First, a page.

Frequently Asked Questions

Will I feel pain during or after root canal treatment?

Many endodontic procedures are performed to relieve the pain of toothaches caused by pulp inflammation or infection. With modern techniques and anesthetics, patients are usually very comfortable during the procedure.

For the first few days after treatment, your tooth may feel sensitive, especially if there was pain or infection before the procedure. This discomfort can be relieved with over-the-counter or prescription medications. By following the doctor’s instructions carefully, you will ensure best outcome and minimize discomfort.

Your tooth may continue to feel slightly different from your other teeth for some time after endodontic treatment is completed. However, in the rare case you might experience lingering pain or pressure, please call our office so we can help resolve the issue.



Will my tooth need any special care or additional treatment after root canal therapy is complete? 

Please avoid chewing food altogether until the local anesthetic (‘novocaine’) has worn off completely. You may drink hot and cold liquids. The un-restored tooth is susceptible to fracture, so you should not chew or bite on that side until you have had the tooth restored by your general dentist. Please make sure to see your dentist for a full restoration within 2-3 weeks.

You  should practice good oral hygiene, including brushing and flossing unless instructed otherwise by the doctor.

Most endodontically treated teeth last as long as other natural teeth. In a few cases, a tooth that has undergone endodontic treatment fails to heal completely, and occasionally, the tooth may become painful or diseased months or even years after successful treatment. When this happens, another endodontic procedure may be able to save the tooth.


I'm worried about x-rays. Should I be?

No. While x-rays will be necessary during your endodontics treatment, we use an advanced non-film computerized system, called digital radiography, that produces radiation levels up to 90 percent lower than those of already low dose conventional dental x-ray machinery. These digital images can be optimized, archived, printed and sent via e-mail or diskette. For more information contact Schick Technologies, Inc.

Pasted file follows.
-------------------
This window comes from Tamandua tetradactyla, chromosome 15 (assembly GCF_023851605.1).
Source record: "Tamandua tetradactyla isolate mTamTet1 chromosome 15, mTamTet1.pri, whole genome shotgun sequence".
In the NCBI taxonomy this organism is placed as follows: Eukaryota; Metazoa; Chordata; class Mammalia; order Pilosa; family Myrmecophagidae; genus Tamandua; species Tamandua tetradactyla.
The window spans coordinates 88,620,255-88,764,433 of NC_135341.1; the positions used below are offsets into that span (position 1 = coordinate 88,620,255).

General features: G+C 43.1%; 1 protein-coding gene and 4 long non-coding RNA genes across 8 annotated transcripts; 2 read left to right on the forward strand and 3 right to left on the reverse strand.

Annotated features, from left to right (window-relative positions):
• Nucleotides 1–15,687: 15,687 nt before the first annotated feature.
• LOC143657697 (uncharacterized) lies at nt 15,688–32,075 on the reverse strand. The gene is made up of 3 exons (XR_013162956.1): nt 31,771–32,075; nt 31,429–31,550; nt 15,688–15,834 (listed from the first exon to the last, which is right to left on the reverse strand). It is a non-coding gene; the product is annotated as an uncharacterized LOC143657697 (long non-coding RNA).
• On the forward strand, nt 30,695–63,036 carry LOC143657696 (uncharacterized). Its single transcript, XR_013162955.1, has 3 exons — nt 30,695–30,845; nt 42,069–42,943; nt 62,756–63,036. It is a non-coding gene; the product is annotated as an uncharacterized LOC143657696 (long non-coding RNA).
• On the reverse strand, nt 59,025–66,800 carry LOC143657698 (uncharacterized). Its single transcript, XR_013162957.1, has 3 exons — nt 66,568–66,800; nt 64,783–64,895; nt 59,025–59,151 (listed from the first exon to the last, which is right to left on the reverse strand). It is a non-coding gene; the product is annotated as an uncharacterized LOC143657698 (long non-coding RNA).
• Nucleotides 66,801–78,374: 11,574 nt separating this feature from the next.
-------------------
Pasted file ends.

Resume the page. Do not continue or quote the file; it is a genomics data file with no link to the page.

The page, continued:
What About Infection?

Again, there’s no need for concern. We adhere to the most rigorous standards of infection control advocated by OSHA, the Centers for Disease Control and the American Dental Association. We utilize autoclave sterilization and barrier techniques to eliminate any risk of infection and cross contamination.



What causes an endodontically treated tooth to need additional treatment?

New trauma, deep decay, or a loose, cracked or broken filling can cause new infection in your tooth. In some cases, we may discover very narrow or curved canals that could not be treated during the initial procedure.


Can all teeth be treated endodontically?

Most teeth can be treated. Occasionally, a tooth can't be saved because the root canals are not accessible, the root is severely fractured, the tooth doesn't have adequate bone support, or the tooth cannot be restored. However, advances in endodontics are making it possible to save teeth that even a few years ago would have been lost. And, when root canal treatment is not effective, endodontic surgery may be able to save the tooth.



What are the alternatives to endodontic treatment?

When the pulp of a tooth is damaged, the only alternative to endodontic treatment is extraction of the tooth. To restore chewing function and to prevent adjacent teeth from shifting, the extracted tooth must be replaced with an implant or a bridge. This requires surgery or dental procedures on adjacent healthy teeth and can be far more costly and time-consuming than endodontic treatment and restoration of the natural tooth.


My dentists told me I need a root canal, but I have no symptoms. Why?

Occasionally, root canal therapy is recommended for a tooth that may not be giving a patient any problems. There are a few different cases in which this is true.

If your dentist has seen that your tooth has developed an infection on an x-ray, they will recommend root canal treatment even if you have no symptoms. An infection (sometimes referred to as ‘abscess’ or ‘cyst’) indicates that the pulp (the soft tissue inside your tooth) has been destroyed and that bone loss is occurring. Patients will often have no symptoms in this situation because the nerves inside the tooth are dead, the bone that is being dissolved around the tooth is making room for the infection to expand without pressure build-up.